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The most common beta-carotene supplement intake is probably 25,000 IU (15 mg) per day, though some people take as much as 100,000 IU (60 mg) per day. Whether the average person would benefit from supplementation with beta-carotene remains unclear.
Dark green and orange-yellow vegetables are good sources of beta-carotene. It is also available in supplements.
People who limit their consumption of beta-carotene-containing vegetables could be at higher risk of developing a vitamin A deficiency. However, because beta-carotene is not an essential nutrient, true deficiencies do not occur. Nevertheless, very old persons with type 2 diabetes have shown a significant age-related decline in blood levels of carotenoids, irrespective of their dietary intake.114
Most beta-carotene in supplements is synthetic, consisting mostly of one molecule called all trans beta-carotene. Natural beta-carotene, found in food, is made of two molecules—all trans beta-carotene and 9-cis beta-carotene.
Researchers originally saw no meaningful difference between natural and synthetic beta-carotene. This view was questioned when the link between beta-carotene-containing foods (all natural) and lung cancer prevention115 was not duplicated in studies using synthetic pills.116 In smokers, synthetic beta-carotene has apparently caused an increased risk of lung cancer117, 118, 119 and disease of the blood vessels120 in double-blind research. Animal research has begun to identify the ways in which synthetic beta-carotene might cause damage to lungs, particularly when animals are exposed to cigarette smoke.121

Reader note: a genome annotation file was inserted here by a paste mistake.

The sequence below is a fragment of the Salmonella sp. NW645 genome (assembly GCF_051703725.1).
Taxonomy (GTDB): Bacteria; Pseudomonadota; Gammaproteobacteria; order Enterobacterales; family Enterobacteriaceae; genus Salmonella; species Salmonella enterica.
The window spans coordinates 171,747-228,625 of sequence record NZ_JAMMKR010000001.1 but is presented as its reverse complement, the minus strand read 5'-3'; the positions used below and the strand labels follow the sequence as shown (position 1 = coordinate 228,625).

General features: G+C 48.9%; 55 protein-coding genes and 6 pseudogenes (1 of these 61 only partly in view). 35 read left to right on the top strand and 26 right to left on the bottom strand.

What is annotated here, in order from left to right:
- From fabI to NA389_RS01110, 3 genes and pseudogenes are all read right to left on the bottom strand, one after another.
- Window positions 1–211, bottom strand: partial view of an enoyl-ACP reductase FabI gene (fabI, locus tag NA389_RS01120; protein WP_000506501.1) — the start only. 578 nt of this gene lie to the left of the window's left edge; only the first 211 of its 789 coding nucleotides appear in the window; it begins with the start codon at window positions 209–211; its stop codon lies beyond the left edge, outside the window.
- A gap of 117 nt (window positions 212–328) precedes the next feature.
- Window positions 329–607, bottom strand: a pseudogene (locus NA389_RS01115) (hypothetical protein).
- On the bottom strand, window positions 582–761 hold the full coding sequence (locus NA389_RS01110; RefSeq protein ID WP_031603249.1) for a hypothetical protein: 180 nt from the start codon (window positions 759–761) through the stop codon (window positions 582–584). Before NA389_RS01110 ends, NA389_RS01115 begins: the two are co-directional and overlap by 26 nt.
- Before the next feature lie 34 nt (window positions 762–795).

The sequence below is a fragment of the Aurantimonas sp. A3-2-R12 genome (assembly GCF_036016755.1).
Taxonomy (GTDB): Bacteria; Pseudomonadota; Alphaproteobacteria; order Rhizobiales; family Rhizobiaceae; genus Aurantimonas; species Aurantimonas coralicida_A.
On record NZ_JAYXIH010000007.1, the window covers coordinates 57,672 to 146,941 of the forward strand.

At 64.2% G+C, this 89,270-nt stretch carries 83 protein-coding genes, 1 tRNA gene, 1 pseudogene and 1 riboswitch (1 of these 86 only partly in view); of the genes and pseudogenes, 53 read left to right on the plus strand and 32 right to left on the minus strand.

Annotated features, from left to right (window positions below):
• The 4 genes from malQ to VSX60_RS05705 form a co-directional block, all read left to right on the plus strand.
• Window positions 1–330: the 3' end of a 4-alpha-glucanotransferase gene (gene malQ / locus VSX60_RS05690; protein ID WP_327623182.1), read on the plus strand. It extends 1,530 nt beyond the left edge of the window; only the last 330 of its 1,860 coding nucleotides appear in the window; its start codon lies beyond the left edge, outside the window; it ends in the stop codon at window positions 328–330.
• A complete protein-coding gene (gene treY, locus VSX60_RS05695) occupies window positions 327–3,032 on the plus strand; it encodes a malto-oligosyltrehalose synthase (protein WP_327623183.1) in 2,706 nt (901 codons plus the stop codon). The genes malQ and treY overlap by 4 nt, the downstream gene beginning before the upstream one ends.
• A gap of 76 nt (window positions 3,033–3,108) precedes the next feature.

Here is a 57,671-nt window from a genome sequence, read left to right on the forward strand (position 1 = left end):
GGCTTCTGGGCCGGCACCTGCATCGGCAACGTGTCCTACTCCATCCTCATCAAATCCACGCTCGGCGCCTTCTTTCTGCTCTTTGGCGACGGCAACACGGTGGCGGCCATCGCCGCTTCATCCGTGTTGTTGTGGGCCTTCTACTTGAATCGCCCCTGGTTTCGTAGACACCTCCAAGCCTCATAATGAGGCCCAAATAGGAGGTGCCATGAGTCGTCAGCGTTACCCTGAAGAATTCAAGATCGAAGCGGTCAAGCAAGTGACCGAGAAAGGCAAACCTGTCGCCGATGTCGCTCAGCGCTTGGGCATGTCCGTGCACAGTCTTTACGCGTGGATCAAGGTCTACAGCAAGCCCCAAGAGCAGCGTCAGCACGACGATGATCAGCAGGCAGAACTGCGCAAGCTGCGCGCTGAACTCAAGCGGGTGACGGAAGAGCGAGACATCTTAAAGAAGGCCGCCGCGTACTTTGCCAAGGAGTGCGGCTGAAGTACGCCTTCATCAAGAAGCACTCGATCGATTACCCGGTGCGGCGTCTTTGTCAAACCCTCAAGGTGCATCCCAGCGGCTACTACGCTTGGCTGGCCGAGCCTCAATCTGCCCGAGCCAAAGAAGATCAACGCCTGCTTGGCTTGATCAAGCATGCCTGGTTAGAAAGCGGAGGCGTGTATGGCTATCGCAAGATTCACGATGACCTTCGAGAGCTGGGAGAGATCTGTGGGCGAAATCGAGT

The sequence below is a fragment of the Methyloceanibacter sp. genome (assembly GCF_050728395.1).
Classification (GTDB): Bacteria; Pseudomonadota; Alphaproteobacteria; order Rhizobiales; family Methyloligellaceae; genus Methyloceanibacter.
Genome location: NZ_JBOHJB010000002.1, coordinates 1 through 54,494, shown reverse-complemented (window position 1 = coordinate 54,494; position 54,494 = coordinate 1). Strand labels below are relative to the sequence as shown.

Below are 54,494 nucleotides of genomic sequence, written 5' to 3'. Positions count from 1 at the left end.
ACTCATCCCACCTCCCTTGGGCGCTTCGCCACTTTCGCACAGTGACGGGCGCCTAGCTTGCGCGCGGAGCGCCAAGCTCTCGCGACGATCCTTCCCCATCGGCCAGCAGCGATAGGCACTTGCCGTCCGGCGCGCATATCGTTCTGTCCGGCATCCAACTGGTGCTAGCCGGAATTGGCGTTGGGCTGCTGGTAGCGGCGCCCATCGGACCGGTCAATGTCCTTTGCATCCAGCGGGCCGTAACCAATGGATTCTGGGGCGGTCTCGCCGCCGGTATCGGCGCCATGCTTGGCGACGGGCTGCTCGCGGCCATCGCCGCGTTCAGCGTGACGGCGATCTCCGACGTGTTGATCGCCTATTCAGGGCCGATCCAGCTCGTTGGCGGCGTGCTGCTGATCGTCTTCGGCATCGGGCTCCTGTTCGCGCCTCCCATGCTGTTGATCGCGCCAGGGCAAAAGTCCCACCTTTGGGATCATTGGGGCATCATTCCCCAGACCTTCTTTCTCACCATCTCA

Much of natural beta-carotene is in the all trans molecule form—the same as synthetic beta-carotene. Moreover, much of the 9-cis molecule found only in natural beta-carotene is converted to the synthetic molecule before it reaches the bloodstream.122 Also, absorption of 9-cis beta-carotene appears to be poor,123 though some researchers question this finding.124
Despite the overlap between natural and synthetic forms, natural beta-carotene may possibly have activity that is distinct from the synthetic form. For example, studies in both animals125 and humans126 have shown that the natural form has antioxidant activity that the synthetic form lacks. Also, in one trial, pre-cancerous changes in people reverted to normal tissue with natural beta-carotene supplements, but not with synthetic supplements.127 Israeli researchers have investigated whether the special antioxidant effects of natural beta-carotene might help people suffering from asthma attacks triggered by exercise.128 People with asthma triggered by exercise were given 64 mg per day of natural beta-carotene for one week. In that report, 20 of 38 patients receiving natural beta-carotene were protected against exercise-induced asthma. However, because synthetic beta-carotene was not tested, the difference between the activity of the two supplements cannot be deduced from this report.
Increasingly, doctors are recommending that people supplement only with natural beta-carotene. However, no studies have explored whether the adverse effect of synthetic beta-carotene in cigarette smokers would also occur with natural beta-carotene supplementation. Until more is known, smokers should avoid all beta-carotene supplements and others should avoid synthetic beta-carotene.
In supplements, the natural form can be identified by the phrases “from D. salina,” “from an algal source,” “from a palm source,” or as “natural beta-carotene” on the label. The synthetic form is identified as “beta-carotene.”
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The information presented by Healthnotes is for informational purposes only. It is based on scientific studies (human, animal, or in vitro), clinical experience, or traditional usage as cited in each article. The results reported may not necessarily occur in all individuals. Self-treatment is not recommended for life-threatening conditions that require medical treatment under a doctor's care. For many of the conditions discussed, treatment with prescription or over the counter medication is also available. Consult your doctor, practitioner, and/or pharmacist for any health problem and before using any supplements or before making any changes in prescribed medications. Information expires December 2017.